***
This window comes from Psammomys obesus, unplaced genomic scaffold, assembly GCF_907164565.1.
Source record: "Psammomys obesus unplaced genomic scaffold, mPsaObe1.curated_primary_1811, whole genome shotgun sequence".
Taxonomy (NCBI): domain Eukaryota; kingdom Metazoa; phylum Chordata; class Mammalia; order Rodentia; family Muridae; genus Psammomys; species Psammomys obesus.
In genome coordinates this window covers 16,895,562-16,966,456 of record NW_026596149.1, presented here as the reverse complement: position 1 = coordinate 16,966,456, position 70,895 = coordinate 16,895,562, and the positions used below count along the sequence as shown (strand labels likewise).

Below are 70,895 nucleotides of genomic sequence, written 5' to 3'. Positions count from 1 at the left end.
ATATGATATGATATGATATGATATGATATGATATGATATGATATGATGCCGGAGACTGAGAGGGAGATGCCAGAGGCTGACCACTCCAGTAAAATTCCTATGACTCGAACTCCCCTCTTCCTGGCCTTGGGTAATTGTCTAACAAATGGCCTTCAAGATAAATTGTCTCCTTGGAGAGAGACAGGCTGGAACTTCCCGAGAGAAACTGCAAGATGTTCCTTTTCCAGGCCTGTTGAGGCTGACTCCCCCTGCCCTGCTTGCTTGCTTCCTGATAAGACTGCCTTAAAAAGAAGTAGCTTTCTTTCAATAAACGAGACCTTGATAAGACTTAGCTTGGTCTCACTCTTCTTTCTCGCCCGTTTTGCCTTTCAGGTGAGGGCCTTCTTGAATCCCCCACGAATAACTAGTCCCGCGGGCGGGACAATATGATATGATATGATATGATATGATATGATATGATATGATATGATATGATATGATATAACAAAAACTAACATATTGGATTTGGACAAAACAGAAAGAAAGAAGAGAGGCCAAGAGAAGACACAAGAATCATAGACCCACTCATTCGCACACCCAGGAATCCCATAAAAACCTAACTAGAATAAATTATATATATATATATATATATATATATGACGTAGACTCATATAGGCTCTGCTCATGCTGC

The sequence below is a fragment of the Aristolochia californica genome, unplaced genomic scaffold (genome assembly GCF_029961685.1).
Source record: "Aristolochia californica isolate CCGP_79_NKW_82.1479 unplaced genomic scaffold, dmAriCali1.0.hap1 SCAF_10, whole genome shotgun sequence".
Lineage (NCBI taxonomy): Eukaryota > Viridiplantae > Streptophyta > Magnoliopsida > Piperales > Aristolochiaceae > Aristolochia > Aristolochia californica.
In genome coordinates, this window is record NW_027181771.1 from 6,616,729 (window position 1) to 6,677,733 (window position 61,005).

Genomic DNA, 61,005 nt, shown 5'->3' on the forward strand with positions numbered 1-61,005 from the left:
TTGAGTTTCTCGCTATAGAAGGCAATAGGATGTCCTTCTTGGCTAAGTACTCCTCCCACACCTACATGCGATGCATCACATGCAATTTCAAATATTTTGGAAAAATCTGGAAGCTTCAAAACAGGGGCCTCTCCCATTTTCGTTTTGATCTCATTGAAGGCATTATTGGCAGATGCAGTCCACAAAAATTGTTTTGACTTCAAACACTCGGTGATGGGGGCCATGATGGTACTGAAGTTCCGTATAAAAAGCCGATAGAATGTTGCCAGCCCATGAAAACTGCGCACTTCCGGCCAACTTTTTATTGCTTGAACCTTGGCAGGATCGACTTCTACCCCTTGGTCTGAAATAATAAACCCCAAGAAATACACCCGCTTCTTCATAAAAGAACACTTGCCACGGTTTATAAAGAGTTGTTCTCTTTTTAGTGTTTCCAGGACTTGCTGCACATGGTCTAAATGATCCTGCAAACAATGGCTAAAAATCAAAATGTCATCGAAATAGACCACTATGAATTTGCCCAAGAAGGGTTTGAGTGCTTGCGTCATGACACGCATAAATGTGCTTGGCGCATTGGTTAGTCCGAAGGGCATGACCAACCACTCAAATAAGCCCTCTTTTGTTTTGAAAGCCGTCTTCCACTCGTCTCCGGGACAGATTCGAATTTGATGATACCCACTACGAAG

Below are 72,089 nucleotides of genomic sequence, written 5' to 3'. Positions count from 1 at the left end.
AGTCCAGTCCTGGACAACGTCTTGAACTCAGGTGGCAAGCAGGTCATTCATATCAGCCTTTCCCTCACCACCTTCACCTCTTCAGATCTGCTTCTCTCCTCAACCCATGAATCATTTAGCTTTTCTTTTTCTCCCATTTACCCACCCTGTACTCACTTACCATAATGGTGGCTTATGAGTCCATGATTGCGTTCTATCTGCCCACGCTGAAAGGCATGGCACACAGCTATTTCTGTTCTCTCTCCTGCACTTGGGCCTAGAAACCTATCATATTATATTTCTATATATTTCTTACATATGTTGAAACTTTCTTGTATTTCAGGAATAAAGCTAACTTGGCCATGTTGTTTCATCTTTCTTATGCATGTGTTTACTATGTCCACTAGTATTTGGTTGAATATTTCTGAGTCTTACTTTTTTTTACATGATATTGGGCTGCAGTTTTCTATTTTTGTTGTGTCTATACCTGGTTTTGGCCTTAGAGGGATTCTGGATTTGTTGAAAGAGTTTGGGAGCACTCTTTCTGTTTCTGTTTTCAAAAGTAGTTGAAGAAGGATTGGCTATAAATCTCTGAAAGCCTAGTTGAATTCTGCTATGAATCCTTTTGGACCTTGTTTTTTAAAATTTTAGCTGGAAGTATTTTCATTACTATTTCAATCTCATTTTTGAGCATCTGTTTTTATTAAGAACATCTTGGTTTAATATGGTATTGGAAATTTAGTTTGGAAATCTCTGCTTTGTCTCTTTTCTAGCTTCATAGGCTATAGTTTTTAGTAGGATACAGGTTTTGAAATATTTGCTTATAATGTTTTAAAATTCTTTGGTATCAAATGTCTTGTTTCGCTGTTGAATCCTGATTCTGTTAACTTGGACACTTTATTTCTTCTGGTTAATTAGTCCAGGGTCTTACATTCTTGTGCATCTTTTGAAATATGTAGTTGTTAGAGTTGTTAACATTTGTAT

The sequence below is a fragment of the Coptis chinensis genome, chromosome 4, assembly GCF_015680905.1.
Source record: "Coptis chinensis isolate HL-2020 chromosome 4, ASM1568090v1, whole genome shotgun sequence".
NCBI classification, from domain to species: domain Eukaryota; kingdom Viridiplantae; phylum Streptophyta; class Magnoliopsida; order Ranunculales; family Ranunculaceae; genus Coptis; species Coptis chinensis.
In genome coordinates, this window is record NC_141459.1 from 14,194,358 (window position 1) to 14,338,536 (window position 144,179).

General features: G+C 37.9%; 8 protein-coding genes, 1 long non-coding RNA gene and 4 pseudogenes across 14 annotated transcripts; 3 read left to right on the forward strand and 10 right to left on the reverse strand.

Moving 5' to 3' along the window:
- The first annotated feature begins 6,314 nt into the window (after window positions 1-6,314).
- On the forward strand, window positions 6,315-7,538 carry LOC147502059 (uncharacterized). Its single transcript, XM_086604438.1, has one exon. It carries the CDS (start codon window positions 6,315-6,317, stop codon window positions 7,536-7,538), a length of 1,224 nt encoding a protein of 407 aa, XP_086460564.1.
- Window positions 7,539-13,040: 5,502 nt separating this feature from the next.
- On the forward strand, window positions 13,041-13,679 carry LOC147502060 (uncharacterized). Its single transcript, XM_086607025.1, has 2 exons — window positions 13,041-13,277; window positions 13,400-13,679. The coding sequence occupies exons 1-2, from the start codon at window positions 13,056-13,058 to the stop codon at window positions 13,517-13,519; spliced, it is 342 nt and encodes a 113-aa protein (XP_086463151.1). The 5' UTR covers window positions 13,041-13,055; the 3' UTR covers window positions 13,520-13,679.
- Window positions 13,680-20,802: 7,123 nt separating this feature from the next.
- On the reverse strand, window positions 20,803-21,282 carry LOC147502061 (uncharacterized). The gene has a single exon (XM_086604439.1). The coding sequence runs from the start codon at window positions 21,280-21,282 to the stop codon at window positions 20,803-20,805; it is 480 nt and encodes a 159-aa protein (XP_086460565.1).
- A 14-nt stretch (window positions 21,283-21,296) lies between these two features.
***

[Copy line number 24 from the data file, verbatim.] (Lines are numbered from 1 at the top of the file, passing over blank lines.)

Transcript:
- On the forward strand, window positions 13,041-13,679 carry LOC147502060 (uncharacterized). Its single transcript, XM_086607025.1, has 2 exons — window positions 13,041-13,277; window positions 13,400-13,679. The coding sequence occupies exons 1-2, from the start codon at window positions 13,056-13,058 to the stop codon at window positions 13,517-13,519; spliced, it is 342 nt and encodes a 113-aa protein (XP_086463151.1). The 5' UTR covers window positions 13,041-13,055; the 3' UTR covers window positions 13,520-13,679.